Background: Acute suppurative thyroiditis (AST) resulting from a bacterial infection is an infrequent but potentially life-threatening endocrine emergency. Traditional management of this disease has been surgery in conjunction with targeted antibiotic therapy. Recent nonrandomized reports of small series have demonstrated good outcomes using less invasive approaches. No randomized clinical trials have been performed. Here, we provide a review of the literature and an approach to this problem based on expert opinion. Methods: The literature was reviewed utilizing PubMed, and a representative case of AST was presented to a panel of experts. Endocrinology, surgery, and infectious disease experts responded to a series of questions regarding diagnosis, management, prognosis, and harm. Results: Combining a broad spectrum of clinical expertise and the published literature, the authors suggest a clinical algorithm as a guide to management, addressing both diagnosis and acute and long-term management. Conclusions: Published studies indicate a trend toward less invasive management during active inflammation and infection and regarding definite therapy. Remaining questions are presented to foster an evidence-based approach to this disease. Ideally, future randomized, controlled trials will provide data to improve the therapy and outcome of AST.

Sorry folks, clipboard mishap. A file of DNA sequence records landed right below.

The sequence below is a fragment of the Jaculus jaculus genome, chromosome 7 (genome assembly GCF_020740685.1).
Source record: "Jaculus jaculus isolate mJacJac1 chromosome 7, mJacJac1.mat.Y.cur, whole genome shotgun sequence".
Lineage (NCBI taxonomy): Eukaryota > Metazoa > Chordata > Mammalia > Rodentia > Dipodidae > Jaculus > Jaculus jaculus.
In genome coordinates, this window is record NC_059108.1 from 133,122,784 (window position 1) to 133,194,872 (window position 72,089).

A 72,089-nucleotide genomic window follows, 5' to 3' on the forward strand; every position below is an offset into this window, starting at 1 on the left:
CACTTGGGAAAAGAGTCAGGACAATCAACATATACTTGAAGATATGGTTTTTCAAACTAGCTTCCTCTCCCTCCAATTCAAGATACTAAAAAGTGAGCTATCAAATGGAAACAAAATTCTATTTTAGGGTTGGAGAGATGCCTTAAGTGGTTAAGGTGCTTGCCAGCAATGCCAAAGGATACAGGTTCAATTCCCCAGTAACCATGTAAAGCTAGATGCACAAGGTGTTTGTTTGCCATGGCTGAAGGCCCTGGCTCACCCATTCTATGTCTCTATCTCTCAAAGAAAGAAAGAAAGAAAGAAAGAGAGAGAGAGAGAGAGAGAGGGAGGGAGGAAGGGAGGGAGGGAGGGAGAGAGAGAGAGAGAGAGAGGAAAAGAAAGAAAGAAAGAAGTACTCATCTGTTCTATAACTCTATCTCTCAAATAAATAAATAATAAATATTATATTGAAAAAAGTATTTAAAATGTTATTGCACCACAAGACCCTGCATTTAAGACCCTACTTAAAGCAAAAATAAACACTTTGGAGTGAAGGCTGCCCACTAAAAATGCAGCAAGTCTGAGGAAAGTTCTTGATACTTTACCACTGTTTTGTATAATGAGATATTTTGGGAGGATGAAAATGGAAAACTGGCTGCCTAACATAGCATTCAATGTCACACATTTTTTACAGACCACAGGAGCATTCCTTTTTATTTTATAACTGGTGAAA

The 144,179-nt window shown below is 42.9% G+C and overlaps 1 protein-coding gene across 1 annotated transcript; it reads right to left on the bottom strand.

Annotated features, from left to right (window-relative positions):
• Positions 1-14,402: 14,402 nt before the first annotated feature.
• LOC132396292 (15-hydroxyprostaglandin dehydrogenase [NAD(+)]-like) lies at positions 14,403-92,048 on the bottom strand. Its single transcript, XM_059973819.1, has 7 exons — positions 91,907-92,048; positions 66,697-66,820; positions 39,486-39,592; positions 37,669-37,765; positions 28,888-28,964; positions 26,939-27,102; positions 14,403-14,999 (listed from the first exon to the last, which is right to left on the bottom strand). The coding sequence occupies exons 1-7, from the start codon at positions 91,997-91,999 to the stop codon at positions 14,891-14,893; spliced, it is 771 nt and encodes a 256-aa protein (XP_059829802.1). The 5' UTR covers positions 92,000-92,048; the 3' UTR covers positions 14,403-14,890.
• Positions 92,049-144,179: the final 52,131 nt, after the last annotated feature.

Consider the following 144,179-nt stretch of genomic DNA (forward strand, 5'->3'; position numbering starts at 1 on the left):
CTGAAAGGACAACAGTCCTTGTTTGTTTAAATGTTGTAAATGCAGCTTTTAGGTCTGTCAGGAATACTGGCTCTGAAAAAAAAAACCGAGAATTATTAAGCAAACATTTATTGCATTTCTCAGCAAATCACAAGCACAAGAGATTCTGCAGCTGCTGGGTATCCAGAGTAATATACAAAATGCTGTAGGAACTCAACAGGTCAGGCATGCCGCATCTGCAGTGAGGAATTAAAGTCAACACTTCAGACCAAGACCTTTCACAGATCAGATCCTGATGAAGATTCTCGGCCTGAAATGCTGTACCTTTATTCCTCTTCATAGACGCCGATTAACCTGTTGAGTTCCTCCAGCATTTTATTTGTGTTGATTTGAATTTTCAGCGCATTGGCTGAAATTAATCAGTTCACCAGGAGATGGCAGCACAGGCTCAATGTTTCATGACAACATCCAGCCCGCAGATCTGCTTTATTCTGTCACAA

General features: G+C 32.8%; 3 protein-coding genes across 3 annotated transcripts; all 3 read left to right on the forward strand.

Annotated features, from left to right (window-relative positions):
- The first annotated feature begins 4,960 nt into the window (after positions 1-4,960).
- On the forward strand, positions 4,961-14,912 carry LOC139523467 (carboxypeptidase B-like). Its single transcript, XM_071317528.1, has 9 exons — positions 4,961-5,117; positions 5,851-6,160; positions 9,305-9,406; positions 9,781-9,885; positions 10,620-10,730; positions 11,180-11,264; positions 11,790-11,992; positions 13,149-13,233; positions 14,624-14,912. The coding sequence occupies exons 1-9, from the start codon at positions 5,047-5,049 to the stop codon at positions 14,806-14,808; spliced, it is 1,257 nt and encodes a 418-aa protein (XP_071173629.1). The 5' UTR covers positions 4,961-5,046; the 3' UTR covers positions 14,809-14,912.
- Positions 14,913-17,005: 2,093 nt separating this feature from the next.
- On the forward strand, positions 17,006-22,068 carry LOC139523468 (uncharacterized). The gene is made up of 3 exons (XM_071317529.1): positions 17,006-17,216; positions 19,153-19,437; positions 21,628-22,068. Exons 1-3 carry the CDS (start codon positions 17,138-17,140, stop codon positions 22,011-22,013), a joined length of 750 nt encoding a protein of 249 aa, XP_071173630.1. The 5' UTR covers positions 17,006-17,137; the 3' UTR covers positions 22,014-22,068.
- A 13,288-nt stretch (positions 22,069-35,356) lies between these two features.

ASJC Scopus subject areas
- Endocrinology, Diabetes and Metabolism